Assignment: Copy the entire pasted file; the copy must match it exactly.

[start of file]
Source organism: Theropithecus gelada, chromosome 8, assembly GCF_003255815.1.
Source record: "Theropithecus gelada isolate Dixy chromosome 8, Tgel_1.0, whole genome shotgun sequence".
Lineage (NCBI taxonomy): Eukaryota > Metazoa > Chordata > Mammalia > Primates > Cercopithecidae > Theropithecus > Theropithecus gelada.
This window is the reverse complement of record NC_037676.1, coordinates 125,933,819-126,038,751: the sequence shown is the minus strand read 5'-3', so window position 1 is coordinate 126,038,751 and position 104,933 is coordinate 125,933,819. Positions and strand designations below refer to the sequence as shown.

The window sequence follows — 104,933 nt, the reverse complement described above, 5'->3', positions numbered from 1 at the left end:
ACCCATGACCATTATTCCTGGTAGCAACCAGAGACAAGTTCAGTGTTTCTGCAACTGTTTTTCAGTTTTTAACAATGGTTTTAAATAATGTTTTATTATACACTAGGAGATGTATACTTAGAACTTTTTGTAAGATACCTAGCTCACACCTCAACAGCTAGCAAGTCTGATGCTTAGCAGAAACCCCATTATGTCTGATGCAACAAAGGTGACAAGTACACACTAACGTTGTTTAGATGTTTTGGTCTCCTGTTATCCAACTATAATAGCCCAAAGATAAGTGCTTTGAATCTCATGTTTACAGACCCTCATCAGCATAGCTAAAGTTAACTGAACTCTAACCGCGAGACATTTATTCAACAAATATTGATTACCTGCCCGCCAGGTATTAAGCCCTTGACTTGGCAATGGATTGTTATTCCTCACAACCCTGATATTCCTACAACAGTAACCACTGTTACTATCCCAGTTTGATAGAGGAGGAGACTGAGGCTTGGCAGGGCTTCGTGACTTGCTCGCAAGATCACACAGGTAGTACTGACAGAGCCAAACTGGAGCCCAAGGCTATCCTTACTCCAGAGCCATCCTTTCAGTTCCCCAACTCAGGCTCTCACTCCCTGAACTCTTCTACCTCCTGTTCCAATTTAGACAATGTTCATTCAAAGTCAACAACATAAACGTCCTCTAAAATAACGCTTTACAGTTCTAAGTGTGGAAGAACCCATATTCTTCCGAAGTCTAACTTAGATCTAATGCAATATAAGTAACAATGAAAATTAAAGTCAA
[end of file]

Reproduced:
Source organism: Theropithecus gelada, chromosome 8, assembly GCF_003255815.1.
Source record: "Theropithecus gelada isolate Dixy chromosome 8, Tgel_1.0, whole genome shotgun sequence".
Lineage (NCBI taxonomy): Eukaryota > Metazoa > Chordata > Mammalia > Primates > Cercopithecidae > Theropithecus > Theropithecus gelada.
This window is the reverse complement of record NC_037676.1, coordinates 125,933,819-126,038,751: the sequence shown is the minus strand read 5'-3', so window position 1 is coordinate 126,038,751 and position 104,933 is coordinate 125,933,819. Positions and strand designations below refer to the sequence as shown.

The window sequence follows — 104,933 nt, the reverse complement described above, 5'->3', positions numbered from 1 at the left end:
ACCCATGACCATTATTCCTGGTAGCAACCAGAGACAAGTTCAGTGTTTCTGCAACTGTTTTTCAGTTTTTAACAATGGTTTTAAATAATGTTTTATTATACACTAGGAGATGTATACTTAGAACTTTTTGTAAGATACCTAGCTCACACCTCAACAGCTAGCAAGTCTGATGCTTAGCAGAAACCCCATTATGTCTGATGCAACAAAGGTGACAAGTACACACTAACGTTGTTTAGATGTTTTGGTCTCCTGTTATCCAACTATAATAGCCCAAAGATAAGTGCTTTGAATCTCATGTTTACAGACCCTCATCAGCATAGCTAAAGTTAACTGAACTCTAACCGCGAGACATTTATTCAACAAATATTGATTACCTGCCCGCCAGGTATTAAGCCCTTGACTTGGCAATGGATTGTTATTCCTCACAACCCTGATATTCCTACAACAGTAACCACTGTTACTATCCCAGTTTGATAGAGGAGGAGACTGAGGCTTGGCAGGGCTTCGTGACTTGCTCGCAAGATCACACAGGTAGTACTGACAGAGCCAAACTGGAGCCCAAGGCTATCCTTACTCCAGAGCCATCCTTTCAGTTCCCCAACTCAGGCTCTCACTCCCTGAACTCTTCTACCTCCTGTTCCAATTTAGACAATGTTCATTCAAAGTCAACAACATAAACGTCCTCTAAAATAACGCTTTACAGTTCTAAGTGTGGAAGAACCCATATTCTTCCGAAGTCTAACTTAGATCTAATGCAATATAAGTAACAATGAAAATTAAAGTCAA